Sharing the Joy of Reading

I was recently asked in a Q and A, “What’s your most favourite thing about being an author?” My answer was, “Without a doubt, it’s meeting readers. For someone to tell me that they’ve read and enjoyed my books is very satisfying and makes all the time and effort worthwhile. I also get a huge buzz from seeing my book on display in a bookshop or library. When I was a student, I worked in a library and I would never have believed that one day my book would be on a shelf. It’s a cliché but it’s truly a dream come true.”

Now THAT’s what I call a chair for a storyteller!

That’s why being asked to host the local World Book Night (WBN) for Falkirk Libraries meant so much to me. There I was, back in Denny Library, where I once stood behind the counter issuing books to readers but this time I was the author!

The old Denny Library where I worked on Saturdays.

The stunning new library is on the same site and it’s now the centrepiece of the redevelopment of the town centre.

I’ve previously blogged about my passion for libraries and I’ve always been very vocal on social media in my belief that libraries are the heartbeat of a community and are essential as dream factories.

The gorgeous new Denny Library.

Books on the shelves of a library are full of people I’ve yet to meet, places I’ve yet to visit and adventures I’ve yet to have and my world would have been far smaller without access to my local library as a child. Growing up with weekly visits to Bonnybridge Library made me an avid reader and this love of words created the desire to become an author.

Fab mural on the exterior of Bonnybridge Library.

 

I can’t think of a better way to celebrate the written word than to hold a spoken word event and it was a privilege to spend Saturday afternoon (WBN falls on a Sunday this year so our event was a wee bit early) with poets and authors who came to share their work with the local community.

An honour to read my novel at the library I once worked in!

There were superb readings from debut novelist, Ross Sayers who read extracts from Mary’s the Name,  Emma Mooney read from her novels, A Beautiful Game and Wings to Fly, Charlie Clark read from his debut novel, Empty Dark Moira Martin and Anne Dromgoole from Denny Writers read their short stories, and we heard powerful poetry from Lesley Traynor, Carol Harley, Maggie Laidlaw and Janet Crawford.

 

It doesn’t need to be WBN to have a gathering of performers and it would be great to see libraries across Scotland hosting regular spoken word events. It might be another way of making sure a library remains the beating heart of a community because the worry is, if you don’t use it, you lose it!

Advertisements

Reading between the wines…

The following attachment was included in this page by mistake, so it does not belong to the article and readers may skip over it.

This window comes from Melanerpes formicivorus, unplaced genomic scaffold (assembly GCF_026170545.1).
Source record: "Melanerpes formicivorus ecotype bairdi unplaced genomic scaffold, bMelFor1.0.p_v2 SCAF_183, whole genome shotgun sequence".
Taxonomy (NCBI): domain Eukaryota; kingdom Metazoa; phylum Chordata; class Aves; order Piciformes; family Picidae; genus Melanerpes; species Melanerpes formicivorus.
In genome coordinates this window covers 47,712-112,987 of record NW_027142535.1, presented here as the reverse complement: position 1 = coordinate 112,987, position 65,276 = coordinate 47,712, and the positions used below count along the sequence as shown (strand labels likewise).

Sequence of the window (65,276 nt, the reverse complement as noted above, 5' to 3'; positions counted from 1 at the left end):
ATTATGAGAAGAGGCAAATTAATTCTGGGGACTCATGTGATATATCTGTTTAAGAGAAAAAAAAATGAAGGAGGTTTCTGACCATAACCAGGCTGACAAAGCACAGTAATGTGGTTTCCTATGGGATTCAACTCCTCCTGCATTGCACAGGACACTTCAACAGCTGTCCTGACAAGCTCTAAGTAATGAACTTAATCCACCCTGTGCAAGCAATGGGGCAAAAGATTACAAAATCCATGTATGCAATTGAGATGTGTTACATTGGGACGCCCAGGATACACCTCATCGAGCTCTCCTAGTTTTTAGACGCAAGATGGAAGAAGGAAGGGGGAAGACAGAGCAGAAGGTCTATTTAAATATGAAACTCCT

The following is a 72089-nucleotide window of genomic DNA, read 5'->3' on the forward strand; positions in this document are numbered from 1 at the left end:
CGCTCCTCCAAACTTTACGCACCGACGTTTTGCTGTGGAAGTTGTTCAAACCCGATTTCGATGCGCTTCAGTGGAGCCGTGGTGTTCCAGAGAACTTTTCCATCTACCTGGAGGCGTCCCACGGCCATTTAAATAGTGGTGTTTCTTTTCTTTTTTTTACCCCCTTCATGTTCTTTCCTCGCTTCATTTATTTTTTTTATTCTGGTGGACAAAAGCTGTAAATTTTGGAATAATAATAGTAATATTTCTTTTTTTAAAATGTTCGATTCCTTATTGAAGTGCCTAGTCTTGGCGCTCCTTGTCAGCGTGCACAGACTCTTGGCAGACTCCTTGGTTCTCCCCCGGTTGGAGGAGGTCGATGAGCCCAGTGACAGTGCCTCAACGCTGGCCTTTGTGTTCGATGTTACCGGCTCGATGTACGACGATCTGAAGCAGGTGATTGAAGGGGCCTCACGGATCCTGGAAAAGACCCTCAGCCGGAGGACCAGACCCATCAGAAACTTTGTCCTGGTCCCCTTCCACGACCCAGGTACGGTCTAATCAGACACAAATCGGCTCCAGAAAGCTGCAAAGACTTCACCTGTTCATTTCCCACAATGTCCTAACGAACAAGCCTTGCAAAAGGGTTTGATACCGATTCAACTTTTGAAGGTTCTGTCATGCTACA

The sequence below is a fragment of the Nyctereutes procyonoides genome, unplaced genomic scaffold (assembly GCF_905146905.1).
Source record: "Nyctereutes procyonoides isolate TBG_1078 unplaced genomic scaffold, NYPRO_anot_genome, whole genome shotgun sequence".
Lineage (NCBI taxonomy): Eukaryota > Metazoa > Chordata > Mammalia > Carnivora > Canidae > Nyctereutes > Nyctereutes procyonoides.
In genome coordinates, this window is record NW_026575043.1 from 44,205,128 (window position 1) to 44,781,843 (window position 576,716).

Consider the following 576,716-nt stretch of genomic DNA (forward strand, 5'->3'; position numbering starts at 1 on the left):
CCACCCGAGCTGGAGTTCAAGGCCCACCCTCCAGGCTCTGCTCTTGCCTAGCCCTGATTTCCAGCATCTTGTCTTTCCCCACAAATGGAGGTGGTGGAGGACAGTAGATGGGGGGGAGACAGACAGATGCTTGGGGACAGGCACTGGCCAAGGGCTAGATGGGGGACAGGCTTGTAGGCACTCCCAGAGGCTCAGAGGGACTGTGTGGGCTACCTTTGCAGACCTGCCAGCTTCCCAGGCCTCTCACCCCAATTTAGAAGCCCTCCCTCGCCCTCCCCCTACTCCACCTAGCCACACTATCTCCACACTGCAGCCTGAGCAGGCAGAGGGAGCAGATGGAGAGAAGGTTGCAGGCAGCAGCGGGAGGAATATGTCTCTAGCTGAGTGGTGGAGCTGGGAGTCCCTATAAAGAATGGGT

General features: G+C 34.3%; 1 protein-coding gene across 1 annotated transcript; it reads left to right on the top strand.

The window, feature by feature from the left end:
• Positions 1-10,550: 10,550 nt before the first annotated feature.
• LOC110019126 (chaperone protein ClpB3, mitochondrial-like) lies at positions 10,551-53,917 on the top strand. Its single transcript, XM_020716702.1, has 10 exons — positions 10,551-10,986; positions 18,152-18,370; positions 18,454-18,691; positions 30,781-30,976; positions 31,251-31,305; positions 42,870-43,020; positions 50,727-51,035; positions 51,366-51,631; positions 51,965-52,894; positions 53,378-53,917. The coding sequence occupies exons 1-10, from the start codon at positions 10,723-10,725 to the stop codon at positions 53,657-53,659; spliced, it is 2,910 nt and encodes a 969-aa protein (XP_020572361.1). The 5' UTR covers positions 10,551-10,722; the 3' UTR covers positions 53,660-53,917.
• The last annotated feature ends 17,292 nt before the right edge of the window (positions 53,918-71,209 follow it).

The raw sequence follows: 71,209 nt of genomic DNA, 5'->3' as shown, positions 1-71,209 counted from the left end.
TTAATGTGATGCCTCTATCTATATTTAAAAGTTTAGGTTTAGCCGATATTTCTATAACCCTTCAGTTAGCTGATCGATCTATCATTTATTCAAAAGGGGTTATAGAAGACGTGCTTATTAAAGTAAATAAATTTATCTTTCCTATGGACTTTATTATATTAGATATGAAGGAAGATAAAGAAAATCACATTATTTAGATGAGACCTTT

downloadThe chance to chat about books and writing??? I was all over it like a rash and had a great time in Bathgate as the guest speaker at a book group.

fullsizerenderggFellow Scottish writer, Emma Mooney, kindly invited me to chat about Buy Buy Baby to members of her book group. The fact that the lovely group of women are all teachers meant that not only was there lots of book banter, we had a lively discussion about reading and creative writing in schools – topics I’m passionate about and we could’ve blethered all night!

Here’s Emma’s account of the evening…

Playing a Part in Mixing the Colours

10408763_10206549115872293_5987010586093287655_n

The last time Scotland experienced a solar eclipse was in 1999 and I’ve no idea where I was at the time. But I doubt I’ll forget the eclipse I witnessed on Friday morning. Luckily, I had time to pause on my way to the Mixing the Colours conference so I joined the crowds gathered in George Square. For a matter of minutes a gap in the clouds appeared and a cheer went up in honour of the eclipse.

gwl-logo

It was a memorable start to the day and the buzz continued during the conference. I’m a huge supporter of the Mixing the Colours project and attended one of their writing workshops at Glasgow Women’s Library to encourage women to write about their experiences of sectarianism. I have been the victim of sectarianism and it’s a key theme in my debut novel, Talk of the Toun, so the workshop stimulated me to write a short story very loosely based on childhood experiences. As part of the GWL project, I was chuffed to bits to be asked to record my short story for a podcast for GWL. You can listen to my piece, Smelly Catholic, here.

10245368_993640317314535_4791309367103094624_nThe conference was a great opportunity to present the project’s findings through a Knowledge Café exploring sectarianism in the context of wider gender inequality, presentations by Mixing The Colour’s Project Development Worker, Rachel Thain-Gray, Rosie Kane and Dr Margaret Malloch of Stirling University as well as a premiere of the Mixing The Colours film and the launch of the anthology of short stories and poems.

For me, the highlight of the day was hearing readings from other women writers, especially my friends, Ethyl Smith and Emma Mooney whose writing was entertaining as well as thought provoking. Pieces by Julie Robertson, Leela Soma and Marie-Therese Taylor also inspired me and I also enjoyed Magi Gibson’s performance of her specially commissioned Mixing The Colours – A Dramatic Monologue, and a poem by Nicola Burkhill which could be a new anthem for women speaking out about sectarianism.  You can watch Nicola perform her poem here – it’s a powerful piece!

The day of collective action against sectarianism highlighted the need for the inclusion and engagement of women in dialogues around sectarianism in Scotland and I felt privileged to play a very small part.

Have you used your writing to explore sectarianism?